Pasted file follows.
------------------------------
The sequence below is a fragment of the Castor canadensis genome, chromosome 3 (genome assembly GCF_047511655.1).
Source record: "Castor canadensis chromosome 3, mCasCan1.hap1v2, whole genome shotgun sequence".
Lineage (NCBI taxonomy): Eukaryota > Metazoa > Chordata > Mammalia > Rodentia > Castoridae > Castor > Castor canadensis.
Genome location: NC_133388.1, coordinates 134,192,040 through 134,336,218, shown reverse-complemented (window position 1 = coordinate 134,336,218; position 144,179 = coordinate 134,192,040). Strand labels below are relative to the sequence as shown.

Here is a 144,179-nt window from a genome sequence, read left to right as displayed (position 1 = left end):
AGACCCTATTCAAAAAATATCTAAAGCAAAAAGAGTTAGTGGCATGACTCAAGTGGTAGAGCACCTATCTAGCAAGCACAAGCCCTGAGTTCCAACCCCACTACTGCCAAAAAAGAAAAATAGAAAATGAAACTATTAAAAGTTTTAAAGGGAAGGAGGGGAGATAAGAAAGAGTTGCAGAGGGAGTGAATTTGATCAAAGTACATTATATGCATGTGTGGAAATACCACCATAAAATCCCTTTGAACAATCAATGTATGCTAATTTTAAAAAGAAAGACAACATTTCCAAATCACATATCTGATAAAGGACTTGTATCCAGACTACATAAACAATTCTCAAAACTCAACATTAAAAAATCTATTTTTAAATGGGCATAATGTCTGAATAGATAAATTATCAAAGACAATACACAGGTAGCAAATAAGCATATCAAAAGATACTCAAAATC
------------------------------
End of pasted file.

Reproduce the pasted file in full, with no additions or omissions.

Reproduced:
The sequence below is a fragment of the Castor canadensis genome, chromosome 3 (genome assembly GCF_047511655.1).
Source record: "Castor canadensis chromosome 3, mCasCan1.hap1v2, whole genome shotgun sequence".
Lineage (NCBI taxonomy): Eukaryota > Metazoa > Chordata > Mammalia > Rodentia > Castoridae > Castor > Castor canadensis.
Genome location: NC_133388.1, coordinates 134,192,040 through 134,336,218, shown reverse-complemented (window position 1 = coordinate 134,336,218; position 144,179 = coordinate 134,192,040). Strand labels below are relative to the sequence as shown.

Here is a 144,179-nt window from a genome sequence, read left to right as displayed (position 1 = left end):
AGACCCTATTCAAAAAATATCTAAAGCAAAAAGAGTTAGTGGCATGACTCAAGTGGTAGAGCACCTATCTAGCAAGCACAAGCCCTGAGTTCCAACCCCACTACTGCCAAAAAAGAAAAATAGAAAATGAAACTATTAAAAGTTTTAAAGGGAAGGAGGGGAGATAAGAAAGAGTTGCAGAGGGAGTGAATTTGATCAAAGTACATTATATGCATGTGTGGAAATACCACCATAAAATCCCTTTGAACAATCAATGTATGCTAATTTTAAAAAGAAAGACAACATTTCCAAATCACATATCTGATAAAGGACTTGTATCCAGACTACATAAACAATTCTCAAAACTCAACATTAAAAAATCTATTTTTAAATGGGCATAATGTCTGAATAGATAAATTATCAAAGACAATACACAGGTAGCAAATAAGCATATCAAAAGATACTCAAAATC